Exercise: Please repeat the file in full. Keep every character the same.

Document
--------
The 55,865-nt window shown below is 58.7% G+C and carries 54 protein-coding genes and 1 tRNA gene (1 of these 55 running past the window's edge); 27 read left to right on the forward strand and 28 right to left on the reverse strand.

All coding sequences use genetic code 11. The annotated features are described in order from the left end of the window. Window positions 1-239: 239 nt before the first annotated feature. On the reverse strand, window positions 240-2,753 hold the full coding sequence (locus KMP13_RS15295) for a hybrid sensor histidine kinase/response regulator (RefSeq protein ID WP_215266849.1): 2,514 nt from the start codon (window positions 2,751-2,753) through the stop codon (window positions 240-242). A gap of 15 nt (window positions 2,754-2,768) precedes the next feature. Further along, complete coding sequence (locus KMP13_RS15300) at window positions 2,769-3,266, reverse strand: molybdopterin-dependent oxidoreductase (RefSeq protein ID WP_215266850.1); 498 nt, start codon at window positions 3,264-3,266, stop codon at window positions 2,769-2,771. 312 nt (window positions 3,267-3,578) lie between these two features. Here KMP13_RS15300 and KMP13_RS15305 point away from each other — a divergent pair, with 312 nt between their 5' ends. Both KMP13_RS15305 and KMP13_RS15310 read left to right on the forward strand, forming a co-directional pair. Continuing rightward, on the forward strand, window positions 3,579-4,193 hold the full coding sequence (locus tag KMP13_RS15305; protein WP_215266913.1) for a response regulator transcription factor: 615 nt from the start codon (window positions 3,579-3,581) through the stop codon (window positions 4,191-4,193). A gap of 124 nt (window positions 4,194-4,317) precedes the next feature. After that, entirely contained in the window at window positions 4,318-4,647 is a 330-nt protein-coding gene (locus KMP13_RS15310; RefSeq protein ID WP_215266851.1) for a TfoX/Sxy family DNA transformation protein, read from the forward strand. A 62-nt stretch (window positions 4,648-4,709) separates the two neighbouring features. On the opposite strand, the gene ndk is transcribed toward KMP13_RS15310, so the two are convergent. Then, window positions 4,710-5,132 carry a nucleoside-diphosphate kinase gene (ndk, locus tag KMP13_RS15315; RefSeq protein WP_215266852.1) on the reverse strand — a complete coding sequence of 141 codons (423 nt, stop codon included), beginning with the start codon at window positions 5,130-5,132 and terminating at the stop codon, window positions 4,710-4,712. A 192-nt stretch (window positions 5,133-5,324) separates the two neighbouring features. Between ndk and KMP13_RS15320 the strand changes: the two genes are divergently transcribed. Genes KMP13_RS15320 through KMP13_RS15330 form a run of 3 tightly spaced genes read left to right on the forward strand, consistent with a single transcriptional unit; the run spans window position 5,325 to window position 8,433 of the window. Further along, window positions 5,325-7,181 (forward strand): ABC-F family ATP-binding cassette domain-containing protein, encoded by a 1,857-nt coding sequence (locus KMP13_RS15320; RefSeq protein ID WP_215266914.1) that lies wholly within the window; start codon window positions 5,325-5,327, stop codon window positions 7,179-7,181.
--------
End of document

The 55,865-nt window shown below is 58.7% G+C and carries 54 protein-coding genes and 1 tRNA gene (1 of these 55 running past the window's edge); 27 read left to right on the forward strand and 28 right to left on the reverse strand.

All coding sequences use genetic code 11. The annotated features are described in order from the left end of the window. Window positions 1-239: 239 nt before the first annotated feature. On the reverse strand, window positions 240-2,753 hold the full coding sequence (locus KMP13_RS15295) for a hybrid sensor histidine kinase/response regulator (RefSeq protein ID WP_215266849.1): 2,514 nt from the start codon (window positions 2,751-2,753) through the stop codon (window positions 240-242). A gap of 15 nt (window positions 2,754-2,768) precedes the next feature. Further along, complete coding sequence (locus KMP13_RS15300) at window positions 2,769-3,266, reverse strand: molybdopterin-dependent oxidoreductase (RefSeq protein ID WP_215266850.1); 498 nt, start codon at window positions 3,264-3,266, stop codon at window positions 2,769-2,771. 312 nt (window positions 3,267-3,578) lie between these two features. Here KMP13_RS15300 and KMP13_RS15305 point away from each other — a divergent pair, with 312 nt between their 5' ends. Both KMP13_RS15305 and KMP13_RS15310 read left to right on the forward strand, forming a co-directional pair. Continuing rightward, on the forward strand, window positions 3,579-4,193 hold the full coding sequence (locus tag KMP13_RS15305; protein WP_215266913.1) for a response regulator transcription factor: 615 nt from the start codon (window positions 3,579-3,581) through the stop codon (window positions 4,191-4,193). A gap of 124 nt (window positions 4,194-4,317) precedes the next feature. After that, entirely contained in the window at window positions 4,318-4,647 is a 330-nt protein-coding gene (locus KMP13_RS15310; RefSeq protein ID WP_215266851.1) for a TfoX/Sxy family DNA transformation protein, read from the forward strand. A 62-nt stretch (window positions 4,648-4,709) separates the two neighbouring features. On the opposite strand, the gene ndk is transcribed toward KMP13_RS15310, so the two are convergent. Then, window positions 4,710-5,132 carry a nucleoside-diphosphate kinase gene (ndk, locus tag KMP13_RS15315; RefSeq protein WP_215266852.1) on the reverse strand — a complete coding sequence of 141 codons (423 nt, stop codon included), beginning with the start codon at window positions 5,130-5,132 and terminating at the stop codon, window positions 4,710-4,712. A 192-nt stretch (window positions 5,133-5,324) separates the two neighbouring features. Between ndk and KMP13_RS15320 the strand changes: the two genes are divergently transcribed. Genes KMP13_RS15320 through KMP13_RS15330 form a run of 3 tightly spaced genes read left to right on the forward strand, consistent with a single transcriptional unit; the run spans window position 5,325 to window position 8,433 of the window. Further along, window positions 5,325-7,181 (forward strand): ABC-F family ATP-binding cassette domain-containing protein, encoded by a 1,857-nt coding sequence (locus KMP13_RS15320; RefSeq protein ID WP_215266914.1) that lies wholly within the window; start codon window positions 5,325-5,327, stop codon window positions 7,179-7,181.